financial problems

Facing Financial Problems with Resolve

David Akers walked into the kitchen. Feeling weak, he put his hand on the counter to hold himself up. That’s when his wife asked, “What’s wrong? You’ve been acting weird.” What she didn’t know was that the money—eight years of NFL salary, close to $4 million—was gone. Their financial problems had gotten real.

Akers was in his ninth year as a kicker with the Philadelphia Eagles and had gone to three Pro Bowls. Several days before, he had received a call from the FBI. He had done his due diligence and sought advice from wise business experts, but the money he had invested with Triton Financial to purchase real estate had been illegally diverted by the company’s chief executive. He had to face his financial problems with courage and resolve. You can do that, too. Here’s how.

Fortunately, Akers has a wife who cares more about relationships than about material things. While losing that amount of money hurts, a strange look of relief came over her face. “Thank God,” she said. “I thought you were going to say you were leaving me. As long as we are together, we will be fine.”

That unique perspective has helped Akers, an All Pro Dad NFL Spokesman, approach each day since from a position of strength rather than fear. Here are 5 thoughts that helped him face his financial problems.

1. Look forward and lead.

When hard times hit, a person can dwell on the past or move forward. As a husband and father, Akers had to set the tone for his family. It was time to embrace a new day. Things may look different for them now, but that certainly doesn’t mean things will get worse. The future may feel less secure, but he has chosen to move forward and lead the way with faith and hope. That approach has a major impact on the well-being of each family member.

2. We always want a little bit more but we don’t really need it.

The more we get, the more we want, without ever stopping to be grateful for what we have.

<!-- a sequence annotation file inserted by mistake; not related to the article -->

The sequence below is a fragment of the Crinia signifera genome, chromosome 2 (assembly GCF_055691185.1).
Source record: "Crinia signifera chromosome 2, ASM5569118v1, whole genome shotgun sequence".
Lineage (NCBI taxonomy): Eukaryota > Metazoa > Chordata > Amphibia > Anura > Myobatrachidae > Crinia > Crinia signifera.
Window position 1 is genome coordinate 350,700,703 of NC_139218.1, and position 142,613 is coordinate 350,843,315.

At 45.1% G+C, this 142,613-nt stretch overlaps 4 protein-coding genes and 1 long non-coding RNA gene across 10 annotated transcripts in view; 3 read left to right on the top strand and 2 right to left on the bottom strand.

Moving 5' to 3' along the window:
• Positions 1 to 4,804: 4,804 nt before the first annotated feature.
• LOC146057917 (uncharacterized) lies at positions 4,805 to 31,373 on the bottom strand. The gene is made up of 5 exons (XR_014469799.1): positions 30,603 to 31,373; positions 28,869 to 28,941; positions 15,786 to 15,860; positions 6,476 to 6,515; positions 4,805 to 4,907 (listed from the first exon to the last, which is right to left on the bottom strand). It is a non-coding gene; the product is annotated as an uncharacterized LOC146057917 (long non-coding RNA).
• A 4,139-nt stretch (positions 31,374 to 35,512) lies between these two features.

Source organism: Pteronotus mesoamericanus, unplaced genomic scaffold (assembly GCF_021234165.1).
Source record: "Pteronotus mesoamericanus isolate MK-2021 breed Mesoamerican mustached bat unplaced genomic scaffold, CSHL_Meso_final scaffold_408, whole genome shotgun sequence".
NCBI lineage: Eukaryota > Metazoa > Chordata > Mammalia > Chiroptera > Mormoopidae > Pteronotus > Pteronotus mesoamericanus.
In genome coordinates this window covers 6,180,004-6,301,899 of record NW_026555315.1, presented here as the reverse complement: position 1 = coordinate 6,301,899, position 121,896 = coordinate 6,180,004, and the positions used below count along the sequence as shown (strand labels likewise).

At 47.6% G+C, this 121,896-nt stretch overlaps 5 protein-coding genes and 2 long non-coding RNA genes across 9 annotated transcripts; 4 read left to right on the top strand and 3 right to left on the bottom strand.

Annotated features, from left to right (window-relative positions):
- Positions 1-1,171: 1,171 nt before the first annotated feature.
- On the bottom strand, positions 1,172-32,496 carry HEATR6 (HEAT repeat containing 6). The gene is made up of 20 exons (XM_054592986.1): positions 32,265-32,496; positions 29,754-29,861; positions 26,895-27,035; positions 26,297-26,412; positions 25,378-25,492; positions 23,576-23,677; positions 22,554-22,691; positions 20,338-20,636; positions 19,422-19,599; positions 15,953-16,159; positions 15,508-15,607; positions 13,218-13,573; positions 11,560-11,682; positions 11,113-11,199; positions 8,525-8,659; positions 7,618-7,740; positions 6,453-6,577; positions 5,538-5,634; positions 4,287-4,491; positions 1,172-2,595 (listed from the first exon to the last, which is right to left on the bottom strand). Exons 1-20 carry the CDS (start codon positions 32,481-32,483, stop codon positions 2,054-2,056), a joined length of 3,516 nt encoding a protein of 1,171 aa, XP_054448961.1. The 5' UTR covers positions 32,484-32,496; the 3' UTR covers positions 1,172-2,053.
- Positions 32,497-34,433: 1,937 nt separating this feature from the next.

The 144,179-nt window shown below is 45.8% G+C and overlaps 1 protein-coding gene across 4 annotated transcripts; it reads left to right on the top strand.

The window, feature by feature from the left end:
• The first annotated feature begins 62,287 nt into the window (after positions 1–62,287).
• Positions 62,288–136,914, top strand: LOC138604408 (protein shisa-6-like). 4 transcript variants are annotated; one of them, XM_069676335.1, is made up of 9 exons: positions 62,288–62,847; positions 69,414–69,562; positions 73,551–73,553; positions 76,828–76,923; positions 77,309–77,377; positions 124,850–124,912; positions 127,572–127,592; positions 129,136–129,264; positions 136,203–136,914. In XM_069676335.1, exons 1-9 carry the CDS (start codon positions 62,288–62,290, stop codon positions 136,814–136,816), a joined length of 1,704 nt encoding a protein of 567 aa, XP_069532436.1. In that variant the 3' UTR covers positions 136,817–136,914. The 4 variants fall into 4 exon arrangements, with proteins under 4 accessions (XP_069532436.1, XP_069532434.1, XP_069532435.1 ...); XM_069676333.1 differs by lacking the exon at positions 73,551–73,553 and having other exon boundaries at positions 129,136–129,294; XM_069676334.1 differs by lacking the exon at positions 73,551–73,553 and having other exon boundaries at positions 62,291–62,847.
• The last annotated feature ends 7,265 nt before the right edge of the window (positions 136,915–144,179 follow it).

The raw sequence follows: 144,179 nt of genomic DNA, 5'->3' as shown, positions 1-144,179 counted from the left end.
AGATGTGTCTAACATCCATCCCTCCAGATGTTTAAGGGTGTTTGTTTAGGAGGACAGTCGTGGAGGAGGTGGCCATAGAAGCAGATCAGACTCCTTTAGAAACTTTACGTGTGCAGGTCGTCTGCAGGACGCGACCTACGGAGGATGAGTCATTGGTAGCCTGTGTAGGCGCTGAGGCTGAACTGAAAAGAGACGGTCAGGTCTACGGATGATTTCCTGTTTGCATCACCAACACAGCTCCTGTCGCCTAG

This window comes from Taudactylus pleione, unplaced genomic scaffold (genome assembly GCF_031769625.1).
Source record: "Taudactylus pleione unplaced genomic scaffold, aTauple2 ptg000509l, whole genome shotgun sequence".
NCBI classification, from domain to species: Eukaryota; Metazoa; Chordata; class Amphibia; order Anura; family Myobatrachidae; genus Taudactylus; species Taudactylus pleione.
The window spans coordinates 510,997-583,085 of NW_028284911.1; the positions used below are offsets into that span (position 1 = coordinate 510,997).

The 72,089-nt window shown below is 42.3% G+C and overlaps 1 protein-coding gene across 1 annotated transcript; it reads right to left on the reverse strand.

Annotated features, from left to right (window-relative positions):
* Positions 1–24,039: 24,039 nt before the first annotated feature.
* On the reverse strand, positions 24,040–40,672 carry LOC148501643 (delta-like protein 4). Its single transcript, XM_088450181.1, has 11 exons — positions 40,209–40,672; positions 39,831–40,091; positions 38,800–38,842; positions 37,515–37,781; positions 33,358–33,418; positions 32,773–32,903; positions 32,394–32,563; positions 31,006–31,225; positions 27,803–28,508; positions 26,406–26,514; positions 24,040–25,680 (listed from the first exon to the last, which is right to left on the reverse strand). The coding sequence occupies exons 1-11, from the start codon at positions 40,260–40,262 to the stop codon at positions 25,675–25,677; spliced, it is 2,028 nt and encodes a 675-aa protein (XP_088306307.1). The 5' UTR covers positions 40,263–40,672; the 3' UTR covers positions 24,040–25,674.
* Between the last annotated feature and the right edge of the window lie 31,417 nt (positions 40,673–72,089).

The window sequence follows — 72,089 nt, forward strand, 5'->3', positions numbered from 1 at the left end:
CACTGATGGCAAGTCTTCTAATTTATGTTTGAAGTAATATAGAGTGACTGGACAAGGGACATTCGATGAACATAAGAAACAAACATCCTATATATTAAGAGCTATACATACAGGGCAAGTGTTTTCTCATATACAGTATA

We tend to think, “If only I had (insert object of value), I would be content.” However, once we get that thing, we want something else. The more we get, the more we want, without ever stopping to be grateful for what we have. The cycle has to stop somewhere. Better to stop it now, rather than later.

3. We have our family.

When something traumatic happens, it makes you remember what is truly important. The key to a full life is found in relationships. Material wealth is temporal while relationships are eternal.

4. Time to swallow my pride and downsize.

The whole experience was humbling for Akers. Money and fame bring a feeling of status and accomplishment. When he lost it, pride would have caused him to make bad decisions that would have had repercussions for the whole family. Fortunately for his family, he took the road of humility.

5. It’s not my money.

Right before he received the call from the FBI, Akers and his wife had been praying about giving a sizable amount of money to needy families. They had committed to that decision the day before the call came. They believe the money they have is provided by God and, therefore, is not theirs. So even after the huge loss, they still followed through on their commitment. Their faith in God’s provision gives them courage and freedom.

Sound off: Which of your financial problems stresses you out most?

Huddle up with your wife and ask, “What is most important to you with regard to our family?”